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So the fugly screen was the result of a burned out video card. I found a replacement (same exact model) online, and performed the surgery on my iMac. The patient lived and video problems went away. Repairing permissions on my SSD drive still don't work, but that's another problem.


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i've looked at external SSD's for my mac as well. they seem to be pretty pricey for their purpose. Regards the speed, thunderbolt delivers about 10Gb/s which is plenty. it seems at least as fast as an internal SSD, and a heck a lot faster than USB 3.0. If you have to absolutley get an external SSD, get one that supports thunderbolt, or even better to get one ...


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Thank you everyone for your answers. It turns out the majority of the usage was coming from /Library/Application Support/Adobe/Common/Media Cache Files(several websites explained this folder can easily sneak its way up to 30gb) which had an Alias setup by another user. The alias was pointing to the other 1tb hard drive but for some reason the disc utility ...


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TRIM isn't enabled on non-Apple OEM SSDs in OSX. Perhaps garbage collection is not happening. You can find a lot of sites that explain how to enable TRIM in OSX. I haven't provided a link as they are plentiful and you may wish to use a site you're more comfortable with. Use keywords: "enable trim support OSX terminal" This link explains it but you ...


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These values come from the Spotlight index. So you could try rebuilding the Spotlight index to fix these values. There are simple instructions from Apple here on how to rebuild the Spotlight index. You can also do it from the command line using the mdutil command. You'll be prompted for your password to run this command. sudo mdutil -E / Please note, ...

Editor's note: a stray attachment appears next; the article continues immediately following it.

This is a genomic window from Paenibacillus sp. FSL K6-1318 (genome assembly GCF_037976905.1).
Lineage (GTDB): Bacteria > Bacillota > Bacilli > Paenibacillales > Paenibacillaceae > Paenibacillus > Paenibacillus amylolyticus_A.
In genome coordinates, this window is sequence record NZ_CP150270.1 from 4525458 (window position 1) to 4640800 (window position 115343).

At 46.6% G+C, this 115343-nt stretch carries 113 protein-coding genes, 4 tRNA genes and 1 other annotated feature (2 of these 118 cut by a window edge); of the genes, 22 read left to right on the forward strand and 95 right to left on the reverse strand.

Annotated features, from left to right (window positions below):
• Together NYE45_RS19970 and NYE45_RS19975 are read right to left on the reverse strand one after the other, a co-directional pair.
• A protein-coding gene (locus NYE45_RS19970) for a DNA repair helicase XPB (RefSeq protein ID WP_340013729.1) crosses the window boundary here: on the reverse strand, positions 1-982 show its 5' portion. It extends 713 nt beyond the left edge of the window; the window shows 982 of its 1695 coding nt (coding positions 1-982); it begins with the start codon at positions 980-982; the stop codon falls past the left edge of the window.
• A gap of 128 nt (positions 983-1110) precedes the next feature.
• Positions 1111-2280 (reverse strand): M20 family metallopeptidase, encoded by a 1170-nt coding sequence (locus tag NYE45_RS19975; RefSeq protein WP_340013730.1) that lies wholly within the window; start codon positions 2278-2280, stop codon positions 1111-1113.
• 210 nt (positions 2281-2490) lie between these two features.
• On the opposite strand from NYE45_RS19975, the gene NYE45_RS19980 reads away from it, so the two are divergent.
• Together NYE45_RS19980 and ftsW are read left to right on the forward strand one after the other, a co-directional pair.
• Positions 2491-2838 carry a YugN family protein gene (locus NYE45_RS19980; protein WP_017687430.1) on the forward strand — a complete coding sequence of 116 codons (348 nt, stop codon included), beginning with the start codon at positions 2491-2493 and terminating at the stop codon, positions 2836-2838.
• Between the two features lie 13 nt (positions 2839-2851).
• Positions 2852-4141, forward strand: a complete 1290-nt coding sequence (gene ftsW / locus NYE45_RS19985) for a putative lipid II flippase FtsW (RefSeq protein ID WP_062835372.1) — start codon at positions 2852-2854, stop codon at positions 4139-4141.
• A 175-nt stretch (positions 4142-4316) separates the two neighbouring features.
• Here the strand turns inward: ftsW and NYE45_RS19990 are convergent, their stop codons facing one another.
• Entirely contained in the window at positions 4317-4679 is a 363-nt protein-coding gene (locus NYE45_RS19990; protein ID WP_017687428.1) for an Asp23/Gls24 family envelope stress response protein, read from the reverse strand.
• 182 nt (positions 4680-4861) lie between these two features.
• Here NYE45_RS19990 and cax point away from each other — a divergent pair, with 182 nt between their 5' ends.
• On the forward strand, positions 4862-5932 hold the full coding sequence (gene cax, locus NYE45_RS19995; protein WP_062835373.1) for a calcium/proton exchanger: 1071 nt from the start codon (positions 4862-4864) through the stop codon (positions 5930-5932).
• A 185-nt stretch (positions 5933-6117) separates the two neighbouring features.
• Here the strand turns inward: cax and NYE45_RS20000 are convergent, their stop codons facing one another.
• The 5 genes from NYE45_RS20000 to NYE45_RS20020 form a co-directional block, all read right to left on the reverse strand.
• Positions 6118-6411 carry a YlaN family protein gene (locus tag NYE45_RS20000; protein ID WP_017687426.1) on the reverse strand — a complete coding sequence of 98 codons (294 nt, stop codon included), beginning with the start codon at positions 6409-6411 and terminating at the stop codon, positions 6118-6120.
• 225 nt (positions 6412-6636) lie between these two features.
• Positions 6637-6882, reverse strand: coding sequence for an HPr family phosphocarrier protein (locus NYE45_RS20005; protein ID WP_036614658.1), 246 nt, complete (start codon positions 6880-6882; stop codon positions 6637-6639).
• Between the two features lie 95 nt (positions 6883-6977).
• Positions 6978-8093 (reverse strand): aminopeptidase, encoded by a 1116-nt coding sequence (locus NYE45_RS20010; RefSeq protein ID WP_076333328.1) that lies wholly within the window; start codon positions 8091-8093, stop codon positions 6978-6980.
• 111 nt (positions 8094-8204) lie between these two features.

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A few searches tell me that there isn't good SSD support for power pc macs. This seems to be mostly a SATA III compatibility issue. TRIM support seems to have been introduced in 10.6.8 but only for Apple-supplied drives. Since Apple was producing Intel-based systems by that point, that is where they focused the support. There are blog posts where people ...


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Quick update. I have read some forums saying its an overheated graphics card. I use SSD Fan Control to stop the fan noise after installing SSD, and there's a note on the SSD Fan Control site that says if it fails under Mavericks to re-install it. I'll be trying it tomorrow to see if it helps.


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If you used installed OS X on your SSD from a bootable hard drive partition that was cloned from an install DVD, nothing else residing on your hard drive will be copied over without you knowing about it. The only time user data is copied over onto a new drive is when transferring from a Time Machine volume or a disk in Thunderbolt/Firewire Target mode - ...